10. And they imagine they honor themselves by celebrating their forefathers; whereas they do the very contrary; for, as much as their ancestors were distinguished for their virtues, so much are they disgraced by their vices.

11. The glory of ancestors casts a light, indeed, upon their posterity; but it only serves to show what the descendants are. It alike exhibits to public view their degeneracy and their worth. I own I cannot boast of the deeds of my forefathers; but I hope I may answer the cavils of the pa

tricians, by standing up in defence of what I have myself done.

12. Observe now, my countrymen, the injustice of the patricians. They arrogate to themselves honors, on account of exploits done by their forefathers, whilst they will not allow me due praise for performing the very same sort of actions in my own person.

13. He has no statues, they cry, of his family. He can trace no venerable line of ancestors. What then! is it matter of more praise to disgrace one's illustrious ancestors, than to become illustrious by one's own good behaviour?

14. What if I can show no statues of my family? I can show the standards, the armour, and the trappings, which I have myself taken from the vanquished; I can show the scars of those wounds, which I have received by facing the enemies of my country:

15. These are my statues. These are the honors I boast of. Not left me by inheritance, as theirs; but earned by toil, by abstinence, by valour; amidst clouds of dust and seas of blood; scenes of action, where those effeminate tricians, who endeavour, by indirect means, to depreciate me in your esteem, have never dared to show their faces.



IN the beginning of the sixteenth century, the Portuguese carracks sailed from Lisbon to Goa, a very great, rich and flourishing colony of that nation in the East Indies. There were no less than twelve hundred souls, mariners, passengers, priests, and friars, on board one of these vessels.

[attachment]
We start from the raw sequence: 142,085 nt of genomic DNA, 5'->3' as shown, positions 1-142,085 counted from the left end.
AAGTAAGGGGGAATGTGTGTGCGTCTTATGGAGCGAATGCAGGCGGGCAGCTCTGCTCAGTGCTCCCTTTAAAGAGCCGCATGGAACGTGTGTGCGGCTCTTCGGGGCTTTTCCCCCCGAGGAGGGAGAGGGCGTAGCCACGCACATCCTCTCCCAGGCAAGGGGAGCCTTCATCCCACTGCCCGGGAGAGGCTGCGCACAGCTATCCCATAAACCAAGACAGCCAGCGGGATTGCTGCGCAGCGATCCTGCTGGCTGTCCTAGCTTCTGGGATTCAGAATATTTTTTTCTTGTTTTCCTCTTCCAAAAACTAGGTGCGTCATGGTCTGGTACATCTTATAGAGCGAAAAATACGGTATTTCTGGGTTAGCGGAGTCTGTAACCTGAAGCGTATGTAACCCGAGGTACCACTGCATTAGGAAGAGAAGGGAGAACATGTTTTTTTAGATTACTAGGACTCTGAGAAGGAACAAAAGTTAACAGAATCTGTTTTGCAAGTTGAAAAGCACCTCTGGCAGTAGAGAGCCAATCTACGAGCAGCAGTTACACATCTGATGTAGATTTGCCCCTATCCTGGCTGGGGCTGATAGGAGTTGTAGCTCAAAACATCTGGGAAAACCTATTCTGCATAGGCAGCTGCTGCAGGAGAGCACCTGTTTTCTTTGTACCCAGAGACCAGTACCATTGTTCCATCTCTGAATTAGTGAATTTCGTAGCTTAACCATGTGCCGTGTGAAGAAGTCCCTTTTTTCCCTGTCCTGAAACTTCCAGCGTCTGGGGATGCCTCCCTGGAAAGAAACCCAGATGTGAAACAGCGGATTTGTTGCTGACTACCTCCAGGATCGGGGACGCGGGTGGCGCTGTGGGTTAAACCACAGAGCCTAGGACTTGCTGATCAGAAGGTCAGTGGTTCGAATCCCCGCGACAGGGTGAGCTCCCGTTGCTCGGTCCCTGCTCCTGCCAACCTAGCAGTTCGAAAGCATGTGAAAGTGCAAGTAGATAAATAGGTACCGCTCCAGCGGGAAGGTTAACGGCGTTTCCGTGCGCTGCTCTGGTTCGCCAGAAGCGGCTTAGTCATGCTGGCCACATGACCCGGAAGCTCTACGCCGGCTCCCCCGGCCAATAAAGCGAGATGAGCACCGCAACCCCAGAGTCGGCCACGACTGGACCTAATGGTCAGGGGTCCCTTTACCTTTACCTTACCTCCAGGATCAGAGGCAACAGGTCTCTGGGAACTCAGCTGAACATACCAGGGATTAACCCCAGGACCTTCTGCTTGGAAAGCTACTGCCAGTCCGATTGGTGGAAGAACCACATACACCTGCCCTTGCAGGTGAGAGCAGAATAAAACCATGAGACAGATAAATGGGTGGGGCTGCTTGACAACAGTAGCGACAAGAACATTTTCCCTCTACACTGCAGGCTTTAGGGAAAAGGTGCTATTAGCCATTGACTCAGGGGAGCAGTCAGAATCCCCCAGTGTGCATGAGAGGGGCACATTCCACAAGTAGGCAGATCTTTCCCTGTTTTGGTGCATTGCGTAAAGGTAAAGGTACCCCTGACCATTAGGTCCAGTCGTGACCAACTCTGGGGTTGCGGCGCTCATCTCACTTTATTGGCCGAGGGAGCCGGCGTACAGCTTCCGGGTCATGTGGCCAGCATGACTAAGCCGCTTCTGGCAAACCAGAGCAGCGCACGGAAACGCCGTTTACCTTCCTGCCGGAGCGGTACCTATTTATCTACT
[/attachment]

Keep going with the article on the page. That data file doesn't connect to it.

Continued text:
2 The beginning of their voyage was prosperous; they had doubled the southern extremity of the great continent of Africa, called the Cape of Good Hope, and were steering their course northeast, to the great continent of India, when some gentlemen on board, who had studied geography and navigation, found in the latitude in which they were then sailing, a large ridge of rocks laid down in their sea pharts.

3. They no sooner made this discovery, than they acquainted the captain of the ship with the affair, desiring him to communicate the same to the pilot, which request he immediately granted, recommended him to lie by in the night, and slacken sail by day, until they should be past the danger.

4. It is a custom always among the Portuguese absolutely to commit the sailing part, or the navigation of the vessel, to the pilot, who is answerable with his head for the safe conduct or carriage of the king's ships, or those belonging to private traders; and he is under no manner of direction from the captain, who commands in every other respect.

5. The pilot being one of those self-sufficient men who think every hint given them from others in the way of their profession derogatory from their understandings, took as an affront to be taught his art, and instead of complying with the captain's request, actually crowded more sail than the vessel had carried before.